Big Data company proposes servers in space, we have no idea why

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Space technology is cool. Whether you’re a fan of Elon Musk’s SpaceX, NASA’s Curiosity, or the ESA’s ongoing exploration of Comet 67P, ongoing space exploration is at the heart of some of humanity’s most impressive endeavors. This, however, doesn’t makeevery space-based idea a good idea. We’re honestly scratching our heads over how Big Data analytics company ConnectX intends to build a business around its “Space-based supercomputing platform to solve the problems of Big Data.”

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ConnectX has proposed a network of server-satellites that would sit in orbit and transmit data to and from ground-based stations using a propriety network of symbols that the company has developed and claims can represent shifting relationships between multiple, related variables. We can’t comment on the nature of the company’s supposed breakthroughs in both data transmission or information processing, but it wants to put these new server farms in orbit, with huge solar installations to power them. This is problematic for a number of reasons.

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Forget Big Data: Let’s talk about space

Space is hard. Even in low Earth orbit (LEO), which provides substantial shielding from cosmic rays, probes and computer systems are exposed to significantly higher levels of cosmic radiation. This doesn’t prevent the use of conventional hardware in all scenarios — many of the computers on the International Space Station are commercial off the shelf (COTS) systems — but if you want to build a satellite in LEO orbit with signifcant processing capability, you have to account for very different cooling and operating requirements. Traditional forced-air cooling doesn’t work (for obvious reasons), and without gravity heat won’t rise — one problem on the ISS is that heat generated by COTS laptops will stagnate around the systems rather than drifting away.

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Similarly, using huge solar arrays to generate power on a per-satellite basis is an intriguing idea — solar radiation above the atmosphere is signifcantly stronger than below, which is one reason by space-based solar power has occasionally been floated as an option for modern equipment, but building a space-based solar installation at large scale as a means of powering significant server installations is completely unproven.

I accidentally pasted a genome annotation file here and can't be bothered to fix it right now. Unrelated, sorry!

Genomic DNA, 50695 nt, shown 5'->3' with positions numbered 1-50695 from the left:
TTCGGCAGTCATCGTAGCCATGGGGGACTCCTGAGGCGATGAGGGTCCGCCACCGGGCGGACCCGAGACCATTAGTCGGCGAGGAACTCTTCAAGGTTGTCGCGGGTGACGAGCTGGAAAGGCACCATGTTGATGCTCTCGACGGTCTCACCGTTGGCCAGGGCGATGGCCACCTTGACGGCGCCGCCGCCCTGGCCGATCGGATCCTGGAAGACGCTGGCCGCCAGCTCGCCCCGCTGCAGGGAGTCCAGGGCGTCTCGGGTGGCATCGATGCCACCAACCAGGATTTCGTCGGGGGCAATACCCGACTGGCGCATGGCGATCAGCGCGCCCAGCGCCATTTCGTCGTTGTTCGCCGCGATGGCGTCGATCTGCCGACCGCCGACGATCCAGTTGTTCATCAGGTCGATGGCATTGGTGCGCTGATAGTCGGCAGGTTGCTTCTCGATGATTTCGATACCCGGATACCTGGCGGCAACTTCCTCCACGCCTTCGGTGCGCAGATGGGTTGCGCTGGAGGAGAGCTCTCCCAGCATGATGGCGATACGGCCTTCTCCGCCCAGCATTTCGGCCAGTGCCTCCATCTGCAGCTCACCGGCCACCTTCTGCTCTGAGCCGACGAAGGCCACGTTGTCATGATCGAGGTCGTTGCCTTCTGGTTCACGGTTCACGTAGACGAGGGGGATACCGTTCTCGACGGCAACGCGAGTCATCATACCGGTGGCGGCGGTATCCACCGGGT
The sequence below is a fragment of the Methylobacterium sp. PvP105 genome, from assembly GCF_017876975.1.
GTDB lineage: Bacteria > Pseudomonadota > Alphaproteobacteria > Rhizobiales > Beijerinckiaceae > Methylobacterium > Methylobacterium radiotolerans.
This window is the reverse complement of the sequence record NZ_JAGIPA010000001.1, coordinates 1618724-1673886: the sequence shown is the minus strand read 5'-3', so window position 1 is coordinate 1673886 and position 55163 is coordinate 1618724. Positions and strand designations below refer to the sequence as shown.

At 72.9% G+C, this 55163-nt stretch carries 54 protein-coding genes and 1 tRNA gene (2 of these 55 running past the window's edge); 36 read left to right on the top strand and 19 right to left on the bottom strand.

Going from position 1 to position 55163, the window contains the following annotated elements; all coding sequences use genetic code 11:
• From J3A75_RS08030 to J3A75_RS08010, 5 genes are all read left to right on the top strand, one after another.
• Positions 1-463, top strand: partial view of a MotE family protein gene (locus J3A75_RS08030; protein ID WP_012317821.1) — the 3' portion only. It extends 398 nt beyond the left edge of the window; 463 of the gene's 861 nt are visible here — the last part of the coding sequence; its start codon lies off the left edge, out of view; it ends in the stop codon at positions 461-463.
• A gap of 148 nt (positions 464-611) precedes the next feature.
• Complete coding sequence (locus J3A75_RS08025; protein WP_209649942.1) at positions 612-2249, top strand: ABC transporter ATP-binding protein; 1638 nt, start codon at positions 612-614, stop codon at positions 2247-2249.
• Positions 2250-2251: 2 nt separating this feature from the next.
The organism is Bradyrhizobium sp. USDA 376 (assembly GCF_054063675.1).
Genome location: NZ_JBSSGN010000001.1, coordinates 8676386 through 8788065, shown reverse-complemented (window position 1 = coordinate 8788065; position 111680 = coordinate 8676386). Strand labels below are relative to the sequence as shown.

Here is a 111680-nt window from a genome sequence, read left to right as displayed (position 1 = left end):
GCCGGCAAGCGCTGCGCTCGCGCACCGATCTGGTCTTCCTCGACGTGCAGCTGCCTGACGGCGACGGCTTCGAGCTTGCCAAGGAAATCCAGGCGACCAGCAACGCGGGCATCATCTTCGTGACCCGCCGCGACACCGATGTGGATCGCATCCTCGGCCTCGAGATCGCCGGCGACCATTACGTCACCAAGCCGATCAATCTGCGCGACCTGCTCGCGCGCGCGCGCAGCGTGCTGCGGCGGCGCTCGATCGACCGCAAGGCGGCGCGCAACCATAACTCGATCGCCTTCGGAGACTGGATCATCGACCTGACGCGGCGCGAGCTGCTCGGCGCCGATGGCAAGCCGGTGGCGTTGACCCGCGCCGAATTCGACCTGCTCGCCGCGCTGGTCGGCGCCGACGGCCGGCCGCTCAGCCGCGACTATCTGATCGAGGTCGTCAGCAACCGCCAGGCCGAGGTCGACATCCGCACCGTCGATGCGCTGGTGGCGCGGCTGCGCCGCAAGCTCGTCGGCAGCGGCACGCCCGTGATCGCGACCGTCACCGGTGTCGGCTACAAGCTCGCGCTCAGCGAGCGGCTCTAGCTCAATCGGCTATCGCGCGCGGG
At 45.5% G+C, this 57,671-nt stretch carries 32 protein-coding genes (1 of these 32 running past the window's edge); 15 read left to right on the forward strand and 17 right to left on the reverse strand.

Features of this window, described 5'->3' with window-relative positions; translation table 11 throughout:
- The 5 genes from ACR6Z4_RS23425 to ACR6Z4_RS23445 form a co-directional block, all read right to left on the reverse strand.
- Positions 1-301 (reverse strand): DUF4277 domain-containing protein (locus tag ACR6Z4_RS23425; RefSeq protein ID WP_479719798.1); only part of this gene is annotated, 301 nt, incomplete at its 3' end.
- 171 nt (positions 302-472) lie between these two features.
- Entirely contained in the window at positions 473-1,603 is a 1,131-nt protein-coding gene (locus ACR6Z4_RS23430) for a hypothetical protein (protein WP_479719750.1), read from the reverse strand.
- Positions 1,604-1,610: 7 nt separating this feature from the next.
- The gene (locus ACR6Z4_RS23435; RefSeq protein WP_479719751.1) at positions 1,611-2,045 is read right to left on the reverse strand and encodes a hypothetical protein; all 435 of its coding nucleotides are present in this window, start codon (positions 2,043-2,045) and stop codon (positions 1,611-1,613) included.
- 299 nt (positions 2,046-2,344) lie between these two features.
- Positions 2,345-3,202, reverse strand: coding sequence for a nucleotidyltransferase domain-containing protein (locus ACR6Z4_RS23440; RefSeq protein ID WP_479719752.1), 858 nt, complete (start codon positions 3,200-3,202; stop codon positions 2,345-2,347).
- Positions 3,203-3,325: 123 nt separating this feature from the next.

Just because you can put something in space doesn’t mean you should.

This is where ConnectX’s space-based proposal starts to look a bit odd. The company references ultra-cheap satellites like CubeSats or TubeSats, but the processing power of these enclosures is exceedingly modest — not the sort of equipment you’d use to build a high-speed data access network with unproven rich symbolic language processing and enormous bandwidth connections back to Earth. While Fortune correctly notes that the cost of satellite launches has gone down dramatically thanks to these initiatives, lifting significant processing power into orbit is still going to be a costly endeavor. No one has proposed building a comprehensive data analysis network for Fortune 500 customers out of CubeSats, after all.

The bottom line is this: ConnectX claims it has a new method of radio transmission that can dramatically boost total bandwidth. It claims to have a condensed, non-binary symbol structure for data transmission and representation that will dramatically improve overall network efficiency and improve Big Data analysis by packing more information into each symbol — and that’s also possible. ConnectX is claiming it can offer enormous reductions in storage capacity and cost thanks to a unique space-based platform, while handwaving the fundamental difficulty and redundancy required to offer reliable enterprise-class hardware on Earth. Every redundant rack, hard drive, and radio is going to take up weight in a launch vehicle where weight and size are at a premium.

Tellingly, ConnectX’s staff contains an economist, futurist, biologist, security consultant, managers, a professor of electrical engineering, a professor of mathematics, research physicist, other various executives, and not a single engineer. This lack makes ConnectX’s blithe claims of offering vastly reduced costs thanks to space-based operation vastly more dubious. Even if its radio and symbology claims are true, there’s nothing about these advances that requires space-based operation to be successful.

Author Joel Hruska
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